If You Smoke, You're Not Allowed Around My Kid

Smoking cigarettes is one of the most disgusting and selfish things a person can do. While I'd urge you to not smoke at all, if you want to destroy your own insides by inhaling lethal toxins, that's your own business. But where cigarettes become really problematic is that by smoking them, you're forcing everyone around you to breathe in that nastiness and the remnants that linger for hours after. No child should have to breathe this in, and if you smoke, you're not allowed around my kid.

It's my job to protect my son from anything that could potentially hurt him.

Children, especially at a young age, are pretty helpless. We, as adults, tell them where to go, how to act, what to eat, and who to interact with. It's unfair for me to plop my son into a dangerous situation, because it's my job to protect him from anything that could potentially hurt him, and smoking has been proven time and time again to be deadly, even if they're not the one smoking it.

One relative told me recently that "a little cigarette smoke isn't going to hurt him." The Centers for Disease Control and Prevention (CDC) would argue differently, stating, "There is no risk-free level of secondhand smoke exposure; even brief exposure can be harmful to health." While I would like to think that a few minutes of exposure here and there wouldn't be harmful, that is painfully not the case. Also according to the CDC, exposure to secondhand smoke increases the risks of earaches, respiratory problems, infections, and sudden infant death syndrome (SIDS). So, no, I am not willing to risk any of these things, and it's ridiculous for anyone to expect me to.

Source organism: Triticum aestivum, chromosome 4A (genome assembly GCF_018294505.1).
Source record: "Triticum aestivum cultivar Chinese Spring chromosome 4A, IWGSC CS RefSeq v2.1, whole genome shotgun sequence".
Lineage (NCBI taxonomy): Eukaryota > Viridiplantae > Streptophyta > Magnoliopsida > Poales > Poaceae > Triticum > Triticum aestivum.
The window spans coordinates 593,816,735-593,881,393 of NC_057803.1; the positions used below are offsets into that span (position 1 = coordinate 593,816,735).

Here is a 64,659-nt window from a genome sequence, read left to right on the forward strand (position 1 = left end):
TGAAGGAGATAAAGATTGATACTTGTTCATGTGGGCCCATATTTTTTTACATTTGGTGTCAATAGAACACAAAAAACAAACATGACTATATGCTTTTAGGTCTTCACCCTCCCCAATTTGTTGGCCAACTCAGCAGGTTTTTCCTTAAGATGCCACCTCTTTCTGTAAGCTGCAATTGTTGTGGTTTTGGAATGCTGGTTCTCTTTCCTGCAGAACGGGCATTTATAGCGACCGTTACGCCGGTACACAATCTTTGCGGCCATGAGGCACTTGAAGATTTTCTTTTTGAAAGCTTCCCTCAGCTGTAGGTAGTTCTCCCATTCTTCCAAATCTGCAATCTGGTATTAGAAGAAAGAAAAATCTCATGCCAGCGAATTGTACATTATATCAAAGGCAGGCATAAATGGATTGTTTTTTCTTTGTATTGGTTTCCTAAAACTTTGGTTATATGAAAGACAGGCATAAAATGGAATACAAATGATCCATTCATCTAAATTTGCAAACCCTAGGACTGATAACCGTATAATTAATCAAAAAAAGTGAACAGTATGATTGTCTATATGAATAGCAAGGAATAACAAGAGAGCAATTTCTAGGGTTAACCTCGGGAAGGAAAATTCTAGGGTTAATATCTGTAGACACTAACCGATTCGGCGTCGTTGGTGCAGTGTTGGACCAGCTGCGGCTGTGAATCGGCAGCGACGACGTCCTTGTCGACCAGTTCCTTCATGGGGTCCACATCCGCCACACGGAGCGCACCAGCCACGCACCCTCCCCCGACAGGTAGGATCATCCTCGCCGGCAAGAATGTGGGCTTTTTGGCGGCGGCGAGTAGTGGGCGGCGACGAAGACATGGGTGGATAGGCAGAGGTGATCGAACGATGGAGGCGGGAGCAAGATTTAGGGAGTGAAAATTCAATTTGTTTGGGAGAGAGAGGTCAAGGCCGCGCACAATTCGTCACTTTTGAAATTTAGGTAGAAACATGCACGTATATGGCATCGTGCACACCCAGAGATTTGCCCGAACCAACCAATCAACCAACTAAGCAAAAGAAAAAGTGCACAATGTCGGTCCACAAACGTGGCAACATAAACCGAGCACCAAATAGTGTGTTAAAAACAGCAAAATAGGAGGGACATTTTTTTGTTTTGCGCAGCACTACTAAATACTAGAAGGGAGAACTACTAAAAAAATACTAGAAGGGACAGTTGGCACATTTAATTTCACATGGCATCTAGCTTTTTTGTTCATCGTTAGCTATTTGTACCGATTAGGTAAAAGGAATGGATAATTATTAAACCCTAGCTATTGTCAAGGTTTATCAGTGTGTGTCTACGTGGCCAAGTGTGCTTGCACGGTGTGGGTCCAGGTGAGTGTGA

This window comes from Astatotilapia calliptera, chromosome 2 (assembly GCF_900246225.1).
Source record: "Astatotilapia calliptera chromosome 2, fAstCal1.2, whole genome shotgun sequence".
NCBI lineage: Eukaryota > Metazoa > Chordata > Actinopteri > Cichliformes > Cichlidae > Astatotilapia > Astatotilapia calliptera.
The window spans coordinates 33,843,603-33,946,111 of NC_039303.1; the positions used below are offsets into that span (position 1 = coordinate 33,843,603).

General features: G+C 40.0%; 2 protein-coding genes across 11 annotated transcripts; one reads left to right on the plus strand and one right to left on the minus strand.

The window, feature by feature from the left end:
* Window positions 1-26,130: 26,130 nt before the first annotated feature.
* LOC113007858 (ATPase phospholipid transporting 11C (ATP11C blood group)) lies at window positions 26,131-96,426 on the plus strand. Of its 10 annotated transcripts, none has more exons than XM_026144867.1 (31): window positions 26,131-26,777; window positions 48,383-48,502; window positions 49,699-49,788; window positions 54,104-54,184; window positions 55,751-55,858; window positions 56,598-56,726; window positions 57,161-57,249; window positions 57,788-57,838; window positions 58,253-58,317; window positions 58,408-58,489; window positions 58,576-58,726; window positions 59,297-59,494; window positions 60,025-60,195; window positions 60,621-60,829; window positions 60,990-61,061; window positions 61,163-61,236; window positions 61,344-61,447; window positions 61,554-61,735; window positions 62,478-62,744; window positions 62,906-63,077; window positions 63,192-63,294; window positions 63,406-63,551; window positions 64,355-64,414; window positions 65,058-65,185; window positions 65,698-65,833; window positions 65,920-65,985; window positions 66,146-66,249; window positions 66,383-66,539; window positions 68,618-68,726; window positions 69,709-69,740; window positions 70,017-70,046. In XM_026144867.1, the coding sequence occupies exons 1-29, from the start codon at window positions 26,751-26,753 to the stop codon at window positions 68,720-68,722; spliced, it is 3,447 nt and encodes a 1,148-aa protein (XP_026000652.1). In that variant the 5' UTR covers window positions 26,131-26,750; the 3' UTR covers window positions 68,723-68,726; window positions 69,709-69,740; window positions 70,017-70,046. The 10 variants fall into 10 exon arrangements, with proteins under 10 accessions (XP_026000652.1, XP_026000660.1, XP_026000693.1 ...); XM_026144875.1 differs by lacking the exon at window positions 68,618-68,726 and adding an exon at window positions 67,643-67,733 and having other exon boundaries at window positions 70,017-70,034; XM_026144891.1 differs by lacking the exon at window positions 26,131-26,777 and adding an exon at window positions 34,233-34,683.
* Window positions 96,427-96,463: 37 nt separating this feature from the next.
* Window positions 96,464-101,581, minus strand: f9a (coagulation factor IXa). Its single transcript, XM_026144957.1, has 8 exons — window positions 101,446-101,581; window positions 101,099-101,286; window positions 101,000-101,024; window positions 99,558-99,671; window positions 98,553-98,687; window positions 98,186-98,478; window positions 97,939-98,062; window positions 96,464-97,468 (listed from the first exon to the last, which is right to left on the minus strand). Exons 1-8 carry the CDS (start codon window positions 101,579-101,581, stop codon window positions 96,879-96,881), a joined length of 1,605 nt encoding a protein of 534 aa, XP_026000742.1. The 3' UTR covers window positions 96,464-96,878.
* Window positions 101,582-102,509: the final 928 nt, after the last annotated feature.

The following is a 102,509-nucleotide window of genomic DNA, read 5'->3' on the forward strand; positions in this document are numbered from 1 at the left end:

Even thirdhand smoke, where active smoking hasn't taken place but residual chemicals and nicotine are found on objects and surfaces, is unacceptable. While I personally find the residual smell of nicotine noxious, for children in particular it can have drastic effects. Children, especially infants who are crawling, are at a higher risk for developing problems from thirdhand smoke than adults. Children have the slightly annoying habit of wanting to touch everything around them, and considering that it could take up to five years for smoke to go away, that's putting them in danger to develop cancer or other dangerous complications.

Yet there are some who will view my firm stance against smoking as my being overprotective at best and an assh*le at worst. I know that many people grew up around smoking and lead perfectly normal and healthy lives, but that very personal perspective doesn't negate the fact that secondhand smoke is dangerous and deadly. I want what's best for my son, which includes a hopefully healthy life. If I have to cut ties with people to get him that, so be it.